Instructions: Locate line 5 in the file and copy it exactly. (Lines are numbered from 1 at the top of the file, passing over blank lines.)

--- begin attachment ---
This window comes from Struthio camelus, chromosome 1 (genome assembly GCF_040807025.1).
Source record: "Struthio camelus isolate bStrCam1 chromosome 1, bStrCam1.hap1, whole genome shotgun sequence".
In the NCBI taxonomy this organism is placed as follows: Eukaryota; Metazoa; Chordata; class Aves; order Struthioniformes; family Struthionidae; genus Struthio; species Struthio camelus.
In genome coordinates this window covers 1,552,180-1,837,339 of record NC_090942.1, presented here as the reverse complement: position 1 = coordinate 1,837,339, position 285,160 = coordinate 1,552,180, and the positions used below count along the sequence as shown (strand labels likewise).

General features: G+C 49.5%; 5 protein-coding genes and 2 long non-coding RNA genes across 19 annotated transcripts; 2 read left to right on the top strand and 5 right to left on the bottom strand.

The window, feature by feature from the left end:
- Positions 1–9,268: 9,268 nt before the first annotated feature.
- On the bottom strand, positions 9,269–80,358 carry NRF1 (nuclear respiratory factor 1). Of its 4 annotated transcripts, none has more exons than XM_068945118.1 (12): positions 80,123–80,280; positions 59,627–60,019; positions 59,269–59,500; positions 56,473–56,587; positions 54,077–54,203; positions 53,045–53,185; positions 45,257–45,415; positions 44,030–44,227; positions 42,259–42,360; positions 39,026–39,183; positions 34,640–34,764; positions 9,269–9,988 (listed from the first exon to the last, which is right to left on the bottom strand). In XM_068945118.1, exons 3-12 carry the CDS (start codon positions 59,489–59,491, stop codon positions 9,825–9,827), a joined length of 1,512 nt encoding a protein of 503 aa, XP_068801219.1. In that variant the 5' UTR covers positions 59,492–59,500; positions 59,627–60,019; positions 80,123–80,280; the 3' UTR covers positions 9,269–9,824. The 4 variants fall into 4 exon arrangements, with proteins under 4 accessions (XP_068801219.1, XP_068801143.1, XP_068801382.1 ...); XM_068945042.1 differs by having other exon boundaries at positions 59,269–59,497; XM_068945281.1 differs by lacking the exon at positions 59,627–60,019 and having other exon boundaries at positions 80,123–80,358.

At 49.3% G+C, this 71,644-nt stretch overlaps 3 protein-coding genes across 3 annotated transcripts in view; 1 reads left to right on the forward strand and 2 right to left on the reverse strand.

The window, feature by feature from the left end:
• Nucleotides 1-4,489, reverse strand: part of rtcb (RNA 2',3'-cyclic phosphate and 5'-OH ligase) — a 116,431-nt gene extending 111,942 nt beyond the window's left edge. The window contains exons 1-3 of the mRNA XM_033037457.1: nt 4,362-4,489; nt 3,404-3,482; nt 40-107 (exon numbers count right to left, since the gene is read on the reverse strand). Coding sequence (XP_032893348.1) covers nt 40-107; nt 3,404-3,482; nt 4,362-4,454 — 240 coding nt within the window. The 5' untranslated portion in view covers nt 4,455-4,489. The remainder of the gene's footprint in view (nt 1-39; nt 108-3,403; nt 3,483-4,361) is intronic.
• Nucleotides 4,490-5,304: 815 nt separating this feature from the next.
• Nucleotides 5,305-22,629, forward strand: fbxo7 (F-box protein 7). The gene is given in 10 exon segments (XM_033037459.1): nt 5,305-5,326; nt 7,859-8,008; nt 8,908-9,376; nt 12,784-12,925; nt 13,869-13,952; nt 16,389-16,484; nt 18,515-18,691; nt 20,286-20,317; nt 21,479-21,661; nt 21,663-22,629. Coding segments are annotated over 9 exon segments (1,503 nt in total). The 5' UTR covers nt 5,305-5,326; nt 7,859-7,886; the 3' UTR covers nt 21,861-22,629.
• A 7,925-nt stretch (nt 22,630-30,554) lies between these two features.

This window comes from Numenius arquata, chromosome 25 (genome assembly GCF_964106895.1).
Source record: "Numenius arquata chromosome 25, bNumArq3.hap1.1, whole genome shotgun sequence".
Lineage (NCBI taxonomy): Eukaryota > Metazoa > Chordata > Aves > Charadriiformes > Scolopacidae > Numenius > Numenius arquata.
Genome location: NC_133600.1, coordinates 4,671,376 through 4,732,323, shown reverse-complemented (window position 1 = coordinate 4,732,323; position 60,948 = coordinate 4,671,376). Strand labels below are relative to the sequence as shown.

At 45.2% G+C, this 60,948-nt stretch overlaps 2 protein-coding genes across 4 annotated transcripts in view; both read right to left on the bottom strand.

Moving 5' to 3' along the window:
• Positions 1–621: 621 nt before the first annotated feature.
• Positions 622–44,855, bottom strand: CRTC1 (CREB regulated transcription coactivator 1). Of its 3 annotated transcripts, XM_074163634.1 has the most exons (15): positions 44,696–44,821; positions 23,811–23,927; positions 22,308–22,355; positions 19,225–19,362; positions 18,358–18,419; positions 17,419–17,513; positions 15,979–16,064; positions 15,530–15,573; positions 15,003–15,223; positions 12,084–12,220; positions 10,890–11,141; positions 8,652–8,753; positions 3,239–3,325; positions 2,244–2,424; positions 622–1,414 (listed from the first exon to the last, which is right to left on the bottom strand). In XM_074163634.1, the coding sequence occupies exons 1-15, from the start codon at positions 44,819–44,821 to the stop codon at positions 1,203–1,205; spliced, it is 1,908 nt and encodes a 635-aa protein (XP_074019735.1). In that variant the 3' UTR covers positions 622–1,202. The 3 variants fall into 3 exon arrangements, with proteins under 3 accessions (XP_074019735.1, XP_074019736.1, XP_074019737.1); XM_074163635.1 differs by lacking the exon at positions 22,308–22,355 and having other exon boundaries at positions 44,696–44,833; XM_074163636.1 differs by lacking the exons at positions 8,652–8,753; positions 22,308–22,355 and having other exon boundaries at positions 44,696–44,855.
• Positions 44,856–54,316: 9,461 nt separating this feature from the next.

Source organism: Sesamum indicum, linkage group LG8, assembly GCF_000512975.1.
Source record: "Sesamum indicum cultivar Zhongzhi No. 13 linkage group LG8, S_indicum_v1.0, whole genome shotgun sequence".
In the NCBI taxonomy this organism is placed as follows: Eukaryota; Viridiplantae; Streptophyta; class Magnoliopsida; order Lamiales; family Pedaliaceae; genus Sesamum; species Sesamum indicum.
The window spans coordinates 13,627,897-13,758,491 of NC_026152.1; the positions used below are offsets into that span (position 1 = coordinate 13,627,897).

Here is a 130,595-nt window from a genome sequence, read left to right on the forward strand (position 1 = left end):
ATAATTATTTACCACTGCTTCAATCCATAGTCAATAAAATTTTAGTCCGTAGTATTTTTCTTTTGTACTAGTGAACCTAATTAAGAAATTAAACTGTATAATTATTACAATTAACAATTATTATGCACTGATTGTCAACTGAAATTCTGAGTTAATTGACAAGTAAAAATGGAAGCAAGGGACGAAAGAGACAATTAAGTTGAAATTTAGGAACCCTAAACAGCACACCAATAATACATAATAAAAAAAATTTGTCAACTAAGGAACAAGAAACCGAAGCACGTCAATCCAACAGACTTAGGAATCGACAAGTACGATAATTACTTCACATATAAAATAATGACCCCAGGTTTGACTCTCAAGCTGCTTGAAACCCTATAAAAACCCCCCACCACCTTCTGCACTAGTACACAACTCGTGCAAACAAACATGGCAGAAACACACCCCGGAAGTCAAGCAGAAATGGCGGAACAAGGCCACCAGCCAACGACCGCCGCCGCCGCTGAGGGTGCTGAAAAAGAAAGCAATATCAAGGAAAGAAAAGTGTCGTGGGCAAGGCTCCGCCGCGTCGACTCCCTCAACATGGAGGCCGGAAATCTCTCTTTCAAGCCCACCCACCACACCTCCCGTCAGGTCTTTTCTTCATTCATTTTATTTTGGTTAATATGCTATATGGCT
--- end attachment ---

General features: G+C 49.5%; 5 protein-coding genes and 2 long non-coding RNA genes across 19 annotated transcripts; 2 read left to right on the top strand and 5 right to left on the bottom strand.